BOE Policy Call Pits Omicron Against Inflation: Decision Guide
The Bank of England on Thursday will decide whether to pull the trigger on its first interest rate increase since the pandemic began, weighing a surge in inflation against a surge in coronavirus infections.
After delaying a hike in November to wait for more information about the labor market, discussion has turned toward the risks that the omicron variant of the virus may overwhelm a sputtering economic recovery. Data since the last decision suggest strong upward pressure on wages and consumer prices.
The combination of those factors has left investors divided about the chances of a 15-basis-point rate rise on Thursday, a move that just a month ago seemed almost certain. Economists are more convinced the key rate will stay on hold, with 34 of 42 respondents to a Bloomberg survey predicting no change.
What Bloomberg Economics Says..
“For the second meeting in a row, the Bank of England’s policy decision is on a knife edge. The data say hike. Uncertainty about the omicron variant says hold. We think the latter argument will probably hold sway among the majority of the Monetary Policy Committee. Provided that the public health consequences of omicron can be contained without causing significant damage to the recovery, a rate hike is likely in February.”
--Dan Hanson, Bloomberg Economics. Click for the full PREVIEW.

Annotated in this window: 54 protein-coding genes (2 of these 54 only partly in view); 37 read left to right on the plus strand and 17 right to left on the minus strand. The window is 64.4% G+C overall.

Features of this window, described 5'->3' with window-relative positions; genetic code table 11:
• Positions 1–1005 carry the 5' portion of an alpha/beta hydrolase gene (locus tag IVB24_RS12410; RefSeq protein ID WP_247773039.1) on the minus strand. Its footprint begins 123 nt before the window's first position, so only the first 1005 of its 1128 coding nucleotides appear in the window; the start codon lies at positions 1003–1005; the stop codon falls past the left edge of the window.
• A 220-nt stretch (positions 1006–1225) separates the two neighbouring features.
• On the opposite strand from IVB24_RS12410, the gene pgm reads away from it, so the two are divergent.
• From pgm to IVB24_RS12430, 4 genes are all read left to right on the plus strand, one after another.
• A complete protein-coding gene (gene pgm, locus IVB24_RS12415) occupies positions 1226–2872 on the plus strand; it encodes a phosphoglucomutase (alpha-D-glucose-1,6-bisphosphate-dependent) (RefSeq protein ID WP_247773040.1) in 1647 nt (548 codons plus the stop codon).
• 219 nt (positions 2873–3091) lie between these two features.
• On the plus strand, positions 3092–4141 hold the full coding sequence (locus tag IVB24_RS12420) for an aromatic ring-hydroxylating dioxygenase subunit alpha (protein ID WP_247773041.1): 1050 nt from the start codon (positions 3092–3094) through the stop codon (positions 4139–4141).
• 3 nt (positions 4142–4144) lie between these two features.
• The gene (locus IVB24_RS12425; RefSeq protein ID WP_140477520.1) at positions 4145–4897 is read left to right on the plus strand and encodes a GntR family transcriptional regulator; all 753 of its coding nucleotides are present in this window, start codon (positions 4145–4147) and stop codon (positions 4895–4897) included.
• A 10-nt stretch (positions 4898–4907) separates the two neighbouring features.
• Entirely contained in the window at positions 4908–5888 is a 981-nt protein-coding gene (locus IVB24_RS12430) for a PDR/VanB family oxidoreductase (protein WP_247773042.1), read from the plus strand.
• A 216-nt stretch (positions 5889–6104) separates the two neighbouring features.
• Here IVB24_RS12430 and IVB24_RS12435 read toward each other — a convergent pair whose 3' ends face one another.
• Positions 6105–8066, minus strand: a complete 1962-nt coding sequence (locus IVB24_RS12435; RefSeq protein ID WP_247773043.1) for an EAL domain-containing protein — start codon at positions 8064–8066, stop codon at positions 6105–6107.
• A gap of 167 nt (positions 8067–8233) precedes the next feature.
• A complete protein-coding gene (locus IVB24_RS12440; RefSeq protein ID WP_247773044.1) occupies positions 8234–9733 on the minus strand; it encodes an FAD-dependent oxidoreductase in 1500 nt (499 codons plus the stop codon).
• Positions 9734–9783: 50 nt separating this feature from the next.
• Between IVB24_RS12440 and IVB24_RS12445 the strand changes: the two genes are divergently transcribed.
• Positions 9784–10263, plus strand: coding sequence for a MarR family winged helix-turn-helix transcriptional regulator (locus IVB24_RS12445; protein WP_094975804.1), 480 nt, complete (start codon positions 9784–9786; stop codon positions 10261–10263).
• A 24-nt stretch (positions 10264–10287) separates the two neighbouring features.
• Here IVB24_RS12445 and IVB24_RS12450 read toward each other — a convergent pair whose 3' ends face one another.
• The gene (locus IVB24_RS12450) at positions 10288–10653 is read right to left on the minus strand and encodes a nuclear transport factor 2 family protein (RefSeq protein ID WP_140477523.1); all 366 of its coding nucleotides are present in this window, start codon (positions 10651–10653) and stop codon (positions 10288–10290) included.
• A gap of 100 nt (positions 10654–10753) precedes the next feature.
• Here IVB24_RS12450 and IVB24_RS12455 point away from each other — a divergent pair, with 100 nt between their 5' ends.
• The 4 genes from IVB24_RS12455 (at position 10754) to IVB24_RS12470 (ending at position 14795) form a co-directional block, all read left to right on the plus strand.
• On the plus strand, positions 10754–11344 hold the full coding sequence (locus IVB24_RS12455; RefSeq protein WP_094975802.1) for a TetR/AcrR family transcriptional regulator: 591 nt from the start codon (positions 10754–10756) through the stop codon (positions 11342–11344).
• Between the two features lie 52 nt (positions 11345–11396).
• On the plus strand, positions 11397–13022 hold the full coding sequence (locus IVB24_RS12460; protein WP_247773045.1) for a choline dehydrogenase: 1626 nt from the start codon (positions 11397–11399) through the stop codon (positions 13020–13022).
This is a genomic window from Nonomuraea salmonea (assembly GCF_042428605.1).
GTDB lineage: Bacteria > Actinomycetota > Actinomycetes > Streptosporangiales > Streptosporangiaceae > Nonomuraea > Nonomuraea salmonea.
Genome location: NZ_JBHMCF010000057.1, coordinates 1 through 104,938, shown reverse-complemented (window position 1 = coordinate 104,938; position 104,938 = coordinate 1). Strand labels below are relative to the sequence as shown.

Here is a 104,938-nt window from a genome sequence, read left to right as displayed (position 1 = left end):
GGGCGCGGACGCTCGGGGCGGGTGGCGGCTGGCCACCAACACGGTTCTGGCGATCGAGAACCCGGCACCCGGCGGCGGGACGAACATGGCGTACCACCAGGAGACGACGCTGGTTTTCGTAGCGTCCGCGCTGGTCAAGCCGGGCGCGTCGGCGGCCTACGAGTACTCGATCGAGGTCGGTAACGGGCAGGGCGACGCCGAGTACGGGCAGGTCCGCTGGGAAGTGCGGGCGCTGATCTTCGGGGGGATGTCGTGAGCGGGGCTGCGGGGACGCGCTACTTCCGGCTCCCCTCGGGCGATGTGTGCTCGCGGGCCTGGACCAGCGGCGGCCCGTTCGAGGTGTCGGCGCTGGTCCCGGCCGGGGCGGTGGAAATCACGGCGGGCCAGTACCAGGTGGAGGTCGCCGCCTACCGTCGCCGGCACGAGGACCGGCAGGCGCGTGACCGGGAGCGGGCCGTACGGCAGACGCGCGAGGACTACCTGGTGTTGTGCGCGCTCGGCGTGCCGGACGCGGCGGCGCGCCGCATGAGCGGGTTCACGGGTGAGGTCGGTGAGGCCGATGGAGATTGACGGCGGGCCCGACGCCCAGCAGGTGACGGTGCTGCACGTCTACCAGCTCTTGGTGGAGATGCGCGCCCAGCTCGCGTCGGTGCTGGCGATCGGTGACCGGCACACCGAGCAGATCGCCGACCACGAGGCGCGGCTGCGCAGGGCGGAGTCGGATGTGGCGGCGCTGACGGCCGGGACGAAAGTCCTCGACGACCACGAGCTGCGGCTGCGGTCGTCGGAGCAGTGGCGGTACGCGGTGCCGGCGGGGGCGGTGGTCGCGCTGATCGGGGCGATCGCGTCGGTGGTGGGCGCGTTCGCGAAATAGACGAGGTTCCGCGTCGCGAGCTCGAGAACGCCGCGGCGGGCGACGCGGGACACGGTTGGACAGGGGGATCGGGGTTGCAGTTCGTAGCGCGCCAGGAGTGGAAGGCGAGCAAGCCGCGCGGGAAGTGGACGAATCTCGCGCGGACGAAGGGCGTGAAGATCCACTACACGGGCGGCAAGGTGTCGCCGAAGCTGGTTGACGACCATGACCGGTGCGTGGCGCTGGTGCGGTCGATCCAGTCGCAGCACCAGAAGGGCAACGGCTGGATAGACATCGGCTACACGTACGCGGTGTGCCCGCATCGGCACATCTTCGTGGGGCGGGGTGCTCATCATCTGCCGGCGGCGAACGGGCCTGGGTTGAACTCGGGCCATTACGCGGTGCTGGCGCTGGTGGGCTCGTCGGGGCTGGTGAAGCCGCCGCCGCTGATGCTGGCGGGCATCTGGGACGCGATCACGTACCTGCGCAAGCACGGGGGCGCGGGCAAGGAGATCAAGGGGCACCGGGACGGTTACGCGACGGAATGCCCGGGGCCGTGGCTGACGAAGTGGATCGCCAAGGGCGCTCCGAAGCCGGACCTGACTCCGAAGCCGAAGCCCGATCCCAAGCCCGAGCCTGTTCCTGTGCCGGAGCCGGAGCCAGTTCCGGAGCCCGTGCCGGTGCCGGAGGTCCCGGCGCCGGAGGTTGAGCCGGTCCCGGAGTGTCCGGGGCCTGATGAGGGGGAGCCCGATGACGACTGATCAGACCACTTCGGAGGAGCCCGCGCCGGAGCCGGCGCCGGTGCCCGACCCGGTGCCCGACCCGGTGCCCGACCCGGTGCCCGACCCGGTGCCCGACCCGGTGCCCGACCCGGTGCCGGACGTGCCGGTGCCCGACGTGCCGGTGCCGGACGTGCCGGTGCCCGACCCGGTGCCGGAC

Still, any inaction is likely to prove very temporary. Most observers expect the BOE to now move in February, potentially with an even bigger hike, should the threat from omicron recede.
The announcement is due at noon in London, Here are more details on what to expect:
- The BOE decision will be accompanied by minutes of the meeting, but there is no press conference scheduled.
- A repeat of November’s 7-2 vote to hold the benchmark at 0.1% was the most popular forecast for the vote split among economists.
- In a sign of the uncertainty about the outlook, splits of 9-0, 8-1 and 6-3 were also predicted by some in the survey. Those seeing a hike expect a 6-3 decision in favor of such a move.
- Officials may also comment on the end of the BOE’s quantitative easing plan, which wrapped up on Wednesday. The buying has left the central bank’s holdings of government bonds at 875 billion pounds ($1.2 trillion), from 435 billion pounds before the pandemic hit.
- Delayed U.K. Rates Lift-Off May Trigger Faster Rises Later
- U.K. Inflation Tops 5%, Fastest in a Decade, as BOE Meets
- U.K. Gilts Market Braces for the Departure of Its Biggest Buyer
- IMF Urges BOE and U.K. Treasury To Tackle Inflation Risks
- Omicron Makes BOE’s December Rate Increase Anything But Certain
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